- If you are bringing several valuable electronic items with you, consider getting extra individual insurance on those items. World Nomads lets you bolt on extra coverage to an existing policy providing peace of mind in case of loss or damage.
- Japan is so photogenic you might want to pack more power than just your cellphone camera. You can get add-on lens for your cellphone that provide zoom, wide angle and fish eye lens capabilities. Getting one of the Canon compact cameras is also worth considering if you want a dedicated camera.
Long-Haul Flights To Japan
If you’re flying to Japan from the USA, Europe or Australia, you have some long flights ahead of you. (See Kyoto Airport Transport and Tokyo Airport Transport and Osaka Airport Transport pages for info on getting to and from Tokyo, Kyoto and Osaka airports). Make yourself as comfortable as possible with these tips:
- If you’re coming from the USA, have TSA approved luggage Locks.
- A travel pillow can make a big difference to your comfort and ability to get some sleep on the plane
- Having a passport cover to protect your passport and stash all your paperwork in while you’re moving through the airport is worthwhile
- Wherever you travel in the world, it’s wise to not keep all your cash, credit cards and other valuables in one place on your person. Separate them into different pockets and consider a travel neck pouch too.
- Cut down on your time going through security queues by minimizing metal items on your person. A belt with a plastic belt buckle can be a real timesaver
- The aforementioned lightweight fleece is good to have to keep you warm
- Airplane cabins dry out your skin and can irritate allergies: consider bringing anti-histamine tablets to avoid hayfever-like sneezing (although see note above re importing drugs into Japan) and also moisturizer to keep your skin from feeling dry
- Noise cancelling headphones are worth the hefty price tag to block out the airplane engines
- A Kindle reading device is a great way of bringing hundreds of books or use the Kindle app on your tablet or phone
- Audiobooks – Audiobooks are a great way to make the most of travelling time and also shut out the noise of airplane and airport environments. Audible offers a free trial and has thousands of best-selling audiobooks to access and download. See my list of my favorite books about Japan if you need some inspiration.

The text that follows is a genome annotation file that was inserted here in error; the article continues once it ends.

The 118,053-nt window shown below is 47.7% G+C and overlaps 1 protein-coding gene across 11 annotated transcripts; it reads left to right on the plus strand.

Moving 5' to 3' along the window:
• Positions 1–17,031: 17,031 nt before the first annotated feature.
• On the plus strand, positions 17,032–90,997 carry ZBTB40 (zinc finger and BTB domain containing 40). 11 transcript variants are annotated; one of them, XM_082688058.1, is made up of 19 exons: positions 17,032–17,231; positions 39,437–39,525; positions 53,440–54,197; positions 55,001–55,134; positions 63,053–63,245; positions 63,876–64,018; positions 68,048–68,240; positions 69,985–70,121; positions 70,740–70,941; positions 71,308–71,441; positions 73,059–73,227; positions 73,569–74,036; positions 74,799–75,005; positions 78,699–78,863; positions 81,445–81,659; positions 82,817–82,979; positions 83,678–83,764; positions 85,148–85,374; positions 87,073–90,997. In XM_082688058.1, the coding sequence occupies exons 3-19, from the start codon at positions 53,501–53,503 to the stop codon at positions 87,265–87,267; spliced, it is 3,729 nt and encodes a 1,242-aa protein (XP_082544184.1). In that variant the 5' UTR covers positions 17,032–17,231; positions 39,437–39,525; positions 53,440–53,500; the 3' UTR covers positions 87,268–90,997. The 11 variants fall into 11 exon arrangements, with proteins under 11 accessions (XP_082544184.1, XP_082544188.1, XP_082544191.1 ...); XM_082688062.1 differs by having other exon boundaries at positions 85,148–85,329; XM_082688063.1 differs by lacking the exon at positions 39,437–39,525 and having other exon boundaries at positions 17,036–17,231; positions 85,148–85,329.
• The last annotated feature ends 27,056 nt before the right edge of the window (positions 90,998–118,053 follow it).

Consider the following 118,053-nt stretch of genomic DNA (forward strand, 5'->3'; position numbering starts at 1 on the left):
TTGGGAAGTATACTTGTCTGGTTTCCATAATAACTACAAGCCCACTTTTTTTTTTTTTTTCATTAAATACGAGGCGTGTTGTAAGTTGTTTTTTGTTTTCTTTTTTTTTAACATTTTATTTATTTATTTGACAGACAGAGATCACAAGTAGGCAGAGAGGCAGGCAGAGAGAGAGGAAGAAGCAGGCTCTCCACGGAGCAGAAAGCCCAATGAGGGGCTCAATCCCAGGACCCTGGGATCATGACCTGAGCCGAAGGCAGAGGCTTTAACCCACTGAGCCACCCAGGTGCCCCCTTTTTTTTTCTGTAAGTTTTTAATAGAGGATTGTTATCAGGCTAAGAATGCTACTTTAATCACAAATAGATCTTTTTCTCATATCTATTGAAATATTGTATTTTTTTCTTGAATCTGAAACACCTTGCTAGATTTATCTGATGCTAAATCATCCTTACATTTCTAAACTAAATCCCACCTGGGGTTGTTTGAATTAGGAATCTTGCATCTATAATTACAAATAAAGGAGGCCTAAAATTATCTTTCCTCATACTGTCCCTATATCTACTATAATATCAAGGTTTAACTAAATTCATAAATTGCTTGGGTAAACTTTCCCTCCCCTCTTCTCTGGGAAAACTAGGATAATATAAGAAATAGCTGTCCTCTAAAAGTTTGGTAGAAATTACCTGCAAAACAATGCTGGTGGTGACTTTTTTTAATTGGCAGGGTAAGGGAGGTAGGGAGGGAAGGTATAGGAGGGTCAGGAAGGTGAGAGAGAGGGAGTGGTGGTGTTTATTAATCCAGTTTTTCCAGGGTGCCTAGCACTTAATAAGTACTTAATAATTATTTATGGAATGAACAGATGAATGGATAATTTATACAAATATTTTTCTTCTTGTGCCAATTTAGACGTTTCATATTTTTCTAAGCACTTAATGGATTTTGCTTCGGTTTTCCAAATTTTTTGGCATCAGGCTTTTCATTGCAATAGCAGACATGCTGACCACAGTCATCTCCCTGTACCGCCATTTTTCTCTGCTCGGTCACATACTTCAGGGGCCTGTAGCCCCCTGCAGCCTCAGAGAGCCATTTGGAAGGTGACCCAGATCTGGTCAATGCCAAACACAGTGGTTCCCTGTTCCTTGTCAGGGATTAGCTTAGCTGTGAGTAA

- TV Show Downloads – You can download a wide selection of TV shows and movies to your mobile device with Amazon’s Prime Video service, letting you watch them anywhere without any kind of internet connection – perfect for plane journeys. See my list of my favorite movies, TV shows and documentaries about Japan if you want some ideas on what to watch.
- It’s worth noting that Amazon sometimes gives away Kindle devices and noise-cancelling earphones on their Amazon Giveaways page. The Giveaways page has hundreds of offers giving away different items, some quite expensive, in return for a small task like watching a short video or signing up for a newsletter. However, many items have no requirement at all – you simply click a button and see if you won the item or not. Unfortunately Amazon Giveaways are only open to people with a USA shipping address but if you live in the US, it’s worth checking for some free stuff that might enhance your holiday.
Travelling with Kids In Japan
Japan is a great place to travel with children: It’s safe, clean and filled with fun things for children to do. Be sure to bring any medicines that children might need from home. Also, bring a couple of English books for them if you like to read to them before bed. If you forget, you can buy English-language children’s books at major bookstores in Japan, including Maruzen in Kyoto. For more details on travel with children in Japan, see our Kyoto with Children page.
Kyoto Vacation Checklist
- For all the essentials in a brief overview, see my First Time In Kyoto guide
- Check Kyoto accommodation availability on Booking.com - usually you can reserve a room with no upfront payment. Pay when you check out. Free cancellations too.
- Need tips on where to stay? See my one page guide Where To Stay In Kyoto
- See my comprehensive Packing List For Japan
- Buy a data-only SIM card online for collection when you arrive at Kansai International Airport (for Osaka and Kyoto) or Tokyo's Narita Airport. Or rent an unlimited data pocket wifi router.
- Compare Japan flight prices and timings to find the best deals
- If you're visiting more than one city, save a ton of money with a Japan Rail Pass - here's my explanation of why it's worth it
- Get travel insurance for Japan - we recommend World Nomads (and here's why)